The city of Aizuwakamatsu sits in a basin about 60 miles west of Japan's severely crippled Fukushima nuclear plant. The city is surrounded by snowy mountains and is known locally for its samurai traditions and ancient castle.
And now, it's home to about 5,000 evacuees.
In a small evacuation center at a technical high school called Aizu Kogyo Koko, no one is watching as The Lion King's credits roll. Only about 75 people are registered at this shelter, and there's probably no audience because the volunteers have played it too many times.
There are 446 other shelters in the Fukushima prefecture similar to this one, with about 131,000 evacuees.
Yamano Satoshi, the assistant principal at the school, looks almost like Mr. Rogers, with thick eyebrows and a big sweater. He's taken on the role of disaster coordinator. It's not his usual job, but it's an emergency, he says.
Satoshi says it's psychologically and physically exhausting. He says he's trying to do the best he can — properly, orderly.
At first, he says, everyone was glued to the television, afraid of a nuclear meltdown following the earthquake and tsunami. People were heavy-hearted. But little by little, it's gotten better, he stresses. It's important that people see him being calm, he says, because it helps them stay calm.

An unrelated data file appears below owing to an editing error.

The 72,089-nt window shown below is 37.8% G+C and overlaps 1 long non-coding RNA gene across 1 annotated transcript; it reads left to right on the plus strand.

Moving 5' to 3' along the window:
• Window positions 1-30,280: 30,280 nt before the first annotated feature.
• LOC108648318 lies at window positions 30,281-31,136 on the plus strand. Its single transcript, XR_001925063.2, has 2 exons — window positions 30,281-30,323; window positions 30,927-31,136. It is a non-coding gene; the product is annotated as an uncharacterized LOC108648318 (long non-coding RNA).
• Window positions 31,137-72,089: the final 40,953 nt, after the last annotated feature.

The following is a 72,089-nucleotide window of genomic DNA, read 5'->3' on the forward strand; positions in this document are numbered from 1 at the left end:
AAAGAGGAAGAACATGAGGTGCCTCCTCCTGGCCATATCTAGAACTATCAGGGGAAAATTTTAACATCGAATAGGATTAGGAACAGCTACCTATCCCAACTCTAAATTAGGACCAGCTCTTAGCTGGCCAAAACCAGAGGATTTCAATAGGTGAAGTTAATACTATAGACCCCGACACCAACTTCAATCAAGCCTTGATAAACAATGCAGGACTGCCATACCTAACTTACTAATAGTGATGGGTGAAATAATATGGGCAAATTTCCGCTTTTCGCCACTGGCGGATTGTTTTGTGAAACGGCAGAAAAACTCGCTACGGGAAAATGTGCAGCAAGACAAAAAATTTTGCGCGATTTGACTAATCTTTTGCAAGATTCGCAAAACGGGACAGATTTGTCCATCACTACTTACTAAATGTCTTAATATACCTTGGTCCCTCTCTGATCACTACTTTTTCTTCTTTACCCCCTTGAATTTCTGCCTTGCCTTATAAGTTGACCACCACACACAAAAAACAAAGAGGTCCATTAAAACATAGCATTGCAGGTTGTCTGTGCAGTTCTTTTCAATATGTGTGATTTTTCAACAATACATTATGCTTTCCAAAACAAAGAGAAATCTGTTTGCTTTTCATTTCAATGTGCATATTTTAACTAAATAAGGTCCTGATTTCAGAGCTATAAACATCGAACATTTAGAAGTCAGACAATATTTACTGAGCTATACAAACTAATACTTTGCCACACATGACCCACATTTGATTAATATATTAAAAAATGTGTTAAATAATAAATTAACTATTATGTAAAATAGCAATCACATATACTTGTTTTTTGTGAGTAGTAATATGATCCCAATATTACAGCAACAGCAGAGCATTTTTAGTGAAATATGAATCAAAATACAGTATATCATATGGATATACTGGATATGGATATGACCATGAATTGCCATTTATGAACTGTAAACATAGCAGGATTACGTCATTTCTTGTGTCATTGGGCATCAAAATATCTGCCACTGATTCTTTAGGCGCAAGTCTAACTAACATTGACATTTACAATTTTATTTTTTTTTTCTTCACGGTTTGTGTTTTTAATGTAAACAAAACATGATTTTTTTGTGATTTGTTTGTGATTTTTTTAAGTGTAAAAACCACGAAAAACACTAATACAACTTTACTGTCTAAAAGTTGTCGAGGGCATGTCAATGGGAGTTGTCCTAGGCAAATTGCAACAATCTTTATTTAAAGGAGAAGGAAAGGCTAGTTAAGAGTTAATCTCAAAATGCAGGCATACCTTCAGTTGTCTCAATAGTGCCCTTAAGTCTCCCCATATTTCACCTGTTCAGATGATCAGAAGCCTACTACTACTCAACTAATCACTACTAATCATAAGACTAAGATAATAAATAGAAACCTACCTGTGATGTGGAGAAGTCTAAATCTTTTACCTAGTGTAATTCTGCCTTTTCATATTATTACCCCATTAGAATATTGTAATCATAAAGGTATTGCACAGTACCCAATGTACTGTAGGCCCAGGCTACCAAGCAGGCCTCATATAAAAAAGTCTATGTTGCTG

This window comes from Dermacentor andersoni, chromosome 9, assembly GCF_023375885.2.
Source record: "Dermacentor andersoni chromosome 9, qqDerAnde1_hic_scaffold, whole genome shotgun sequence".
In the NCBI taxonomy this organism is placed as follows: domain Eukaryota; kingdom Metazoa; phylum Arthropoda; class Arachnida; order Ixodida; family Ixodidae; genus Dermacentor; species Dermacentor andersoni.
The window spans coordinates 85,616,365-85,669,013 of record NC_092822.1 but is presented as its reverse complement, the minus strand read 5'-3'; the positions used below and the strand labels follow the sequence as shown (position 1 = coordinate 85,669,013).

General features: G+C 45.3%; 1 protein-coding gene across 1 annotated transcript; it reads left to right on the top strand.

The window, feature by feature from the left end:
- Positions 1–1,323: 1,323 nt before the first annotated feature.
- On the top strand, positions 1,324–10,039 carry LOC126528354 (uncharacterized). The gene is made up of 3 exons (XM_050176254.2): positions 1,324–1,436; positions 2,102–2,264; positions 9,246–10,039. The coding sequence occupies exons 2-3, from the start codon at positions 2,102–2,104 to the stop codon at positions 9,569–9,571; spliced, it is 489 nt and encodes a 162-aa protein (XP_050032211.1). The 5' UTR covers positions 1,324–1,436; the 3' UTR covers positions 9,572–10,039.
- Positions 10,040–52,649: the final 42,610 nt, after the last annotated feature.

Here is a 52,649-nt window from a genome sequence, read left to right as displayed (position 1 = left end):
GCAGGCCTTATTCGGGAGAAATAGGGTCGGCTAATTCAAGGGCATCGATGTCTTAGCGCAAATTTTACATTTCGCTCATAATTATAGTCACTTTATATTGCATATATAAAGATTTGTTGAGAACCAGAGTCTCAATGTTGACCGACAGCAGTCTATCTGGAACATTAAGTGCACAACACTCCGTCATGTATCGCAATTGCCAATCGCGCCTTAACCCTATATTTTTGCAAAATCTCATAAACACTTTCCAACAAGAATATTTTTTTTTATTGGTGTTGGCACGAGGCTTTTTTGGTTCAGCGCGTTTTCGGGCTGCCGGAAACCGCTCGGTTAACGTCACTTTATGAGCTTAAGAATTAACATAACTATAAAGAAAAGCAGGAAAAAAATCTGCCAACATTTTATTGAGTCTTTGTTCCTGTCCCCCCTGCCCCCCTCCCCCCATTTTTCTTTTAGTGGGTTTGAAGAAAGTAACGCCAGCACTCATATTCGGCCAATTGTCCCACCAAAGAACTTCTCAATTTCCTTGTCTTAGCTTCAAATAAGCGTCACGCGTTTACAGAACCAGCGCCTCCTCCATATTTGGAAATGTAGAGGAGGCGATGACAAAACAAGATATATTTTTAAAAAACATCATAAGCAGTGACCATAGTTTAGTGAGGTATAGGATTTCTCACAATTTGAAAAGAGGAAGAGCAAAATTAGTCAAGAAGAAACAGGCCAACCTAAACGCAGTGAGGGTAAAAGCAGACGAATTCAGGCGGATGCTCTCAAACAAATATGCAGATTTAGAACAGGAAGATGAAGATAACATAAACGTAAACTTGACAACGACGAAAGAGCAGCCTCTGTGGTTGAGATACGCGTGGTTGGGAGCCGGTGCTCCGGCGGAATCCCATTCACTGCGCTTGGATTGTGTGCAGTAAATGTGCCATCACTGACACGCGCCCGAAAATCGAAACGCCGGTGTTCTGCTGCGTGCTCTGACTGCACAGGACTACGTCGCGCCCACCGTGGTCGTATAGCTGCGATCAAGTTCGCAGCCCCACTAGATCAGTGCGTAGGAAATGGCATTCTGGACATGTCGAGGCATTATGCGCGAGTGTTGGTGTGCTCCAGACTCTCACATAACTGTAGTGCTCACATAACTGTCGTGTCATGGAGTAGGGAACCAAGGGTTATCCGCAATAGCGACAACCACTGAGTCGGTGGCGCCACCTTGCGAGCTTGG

Fear And Exhaustion
Just beyond the rustle of volunteers emptying the trash sit Yoshiro and Yukie Tadano and their three kids. They evacuated from Minamisoma, north of Tomioka. Ten-year-old Atsumi Tadano, their youngest child, explains they didn't leave their home because of the tsunami or earthquake.
"Because of the radiation," she says through an interpreter.
The Tadano family has been here for five days. They're exhausted. Asked if she needs anything, Atsumi nods her head.
"She needs novels," the interpreter says.
Her parents say what they need most right now is gasoline — and clear information.
A Lack Of Information
A volunteer physical therapist gives Haruko Seino a massage. Her knees have been badly hurting since she arrived at the shelter three days ago from the coastal city of Futaba, right near the nuclear complex.
She says she wants to stay a long time, if possible, but she doesn't know the situation.
And that's the problem now: Evacuees just don't have enough information to make a decision about what's to come, and what do next.
Until then, Satoshi, the assistant principal turned disaster coordinator, must keep following what he calls the Japanese spirit.